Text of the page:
It could be argued that all the above is simply ‘pluralism’ and does not qualify as persecution or as specifically anti-Catholic. But the latest tactic, the assault on the confessional does. This is ostensibly to protect potential ‘victims’ or bring new cases to light. The real purpose is to further humble the Catholic Church by abolishing legal recognition of its entitlement to maintain the secrecy of what a person confesses in the presence of a priest in the sacrament of penance (the ‘seal of the confessional’). The likelihood that an abuser will turn up to confession anyway is pretty slender, but if he does, the priest is obliged under new laws in four Australian jurisdictions – Victoria is the latest – to dob him in. Otherwise (and how would the priest be found out – by entrapment?) the priest will go to prison. As Victoria’s socialist premier Daniel Andrews sneeringly put it, priests henceforth must ‘obey the law of Victoria, not rules written in Rome.’

Not only is this a curb on the ‘free exercise’ of religion, it is a wilful misinterpretation of the sacrament. No priest would absolve a sin which is also a crime without insisting that the criminal go to the police as a condition of absolution. The priest’s function is to declare (or not) God’s forgiveness, not to gather evidence – indeed ideally he should forget what he hears in the confessional. I suppose none of this makes much sense if you don’t believe in God, but ours is not an officially atheist state and must leave a private space for the religious dimension in citizens’ lives, where this is not in conflict with the law. Sacramental confession isn’t; it is secularists who are using it to place Caesar and God in opposition.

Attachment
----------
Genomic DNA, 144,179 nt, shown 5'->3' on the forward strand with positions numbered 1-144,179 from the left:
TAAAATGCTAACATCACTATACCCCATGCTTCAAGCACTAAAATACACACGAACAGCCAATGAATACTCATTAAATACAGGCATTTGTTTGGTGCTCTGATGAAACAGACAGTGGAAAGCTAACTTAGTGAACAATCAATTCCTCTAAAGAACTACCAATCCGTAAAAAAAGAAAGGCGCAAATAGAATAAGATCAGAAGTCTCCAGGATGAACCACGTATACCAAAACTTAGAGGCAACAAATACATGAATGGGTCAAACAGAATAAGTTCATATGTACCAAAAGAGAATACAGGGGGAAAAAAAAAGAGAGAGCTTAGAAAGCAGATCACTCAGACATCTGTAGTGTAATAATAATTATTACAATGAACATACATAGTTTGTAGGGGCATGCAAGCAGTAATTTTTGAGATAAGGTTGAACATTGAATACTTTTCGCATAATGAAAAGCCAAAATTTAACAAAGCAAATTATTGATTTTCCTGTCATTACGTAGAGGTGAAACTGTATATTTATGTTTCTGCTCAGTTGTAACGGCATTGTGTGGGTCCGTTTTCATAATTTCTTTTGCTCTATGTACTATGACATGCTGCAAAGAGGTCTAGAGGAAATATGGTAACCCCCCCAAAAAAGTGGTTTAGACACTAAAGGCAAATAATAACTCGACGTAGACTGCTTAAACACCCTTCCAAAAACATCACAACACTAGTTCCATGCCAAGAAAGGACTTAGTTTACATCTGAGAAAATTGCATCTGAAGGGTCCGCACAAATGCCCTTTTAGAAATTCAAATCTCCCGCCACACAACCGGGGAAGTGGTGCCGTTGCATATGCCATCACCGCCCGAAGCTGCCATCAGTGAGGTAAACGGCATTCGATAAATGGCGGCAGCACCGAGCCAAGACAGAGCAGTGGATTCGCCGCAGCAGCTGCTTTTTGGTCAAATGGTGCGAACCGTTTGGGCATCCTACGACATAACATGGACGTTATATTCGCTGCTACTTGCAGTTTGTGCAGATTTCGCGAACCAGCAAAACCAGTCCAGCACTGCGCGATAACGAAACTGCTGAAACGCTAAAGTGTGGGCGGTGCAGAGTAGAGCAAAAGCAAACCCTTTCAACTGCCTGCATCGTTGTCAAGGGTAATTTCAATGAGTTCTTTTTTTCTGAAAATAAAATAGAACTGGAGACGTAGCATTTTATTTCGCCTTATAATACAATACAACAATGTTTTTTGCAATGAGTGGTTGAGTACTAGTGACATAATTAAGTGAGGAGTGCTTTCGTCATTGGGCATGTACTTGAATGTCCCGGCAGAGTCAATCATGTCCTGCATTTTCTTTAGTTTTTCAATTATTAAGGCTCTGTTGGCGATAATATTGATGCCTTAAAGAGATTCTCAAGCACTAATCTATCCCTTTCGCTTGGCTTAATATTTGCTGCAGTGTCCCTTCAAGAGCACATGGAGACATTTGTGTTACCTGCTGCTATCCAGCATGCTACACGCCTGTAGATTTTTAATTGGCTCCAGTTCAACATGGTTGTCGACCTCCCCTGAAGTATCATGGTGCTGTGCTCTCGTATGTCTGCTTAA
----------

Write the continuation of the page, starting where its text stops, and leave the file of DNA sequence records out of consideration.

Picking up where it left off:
And why should child abuse, rather, say, than murder (as in Alfred Hitchcock’s I Confess) be singled out as the one crime to justify criminalising a spiritual confidentiality our legal system has consistently respected? What will be the next anti-Catholic law? Banning wine in the Mass under a no-alcohol-in-public-places rule? Banning baptism as ‘abuse’ of infants who can’t ‘decide for themselves’? Perhaps the Cuban regime has a useful manual for persecutors our local secularists could borrow from.

The Catholic Archbishop of Melbourne has already said he will go to jail rather than violate the seal of confession. He wouldn’t be the first prelate in prison. The case of Cardinal Pell shows that justice in contemporary Australia can mislay her blindfold. To inflict on an elderly man – on the basis of dubious evidence – a cruelly prolonged punishment shows that Milton’s lines about justice tempered with mercy do not apply in Victoria.

Through their megaphone in the Age, the anti-Catholic bigots who managed to bring down Pell have suddenly turned up the volume of their propaganda, resuscitating stories everyone’s heard a thousand times about abusive seminarians four decades ago and gloating over ‘new’ abuse claims. Why now? Is this hysterical shrillness a sign of desperation? Are they in panic at the prospect that a successful appeal to the High Court would put Pell beyond their clutches for good?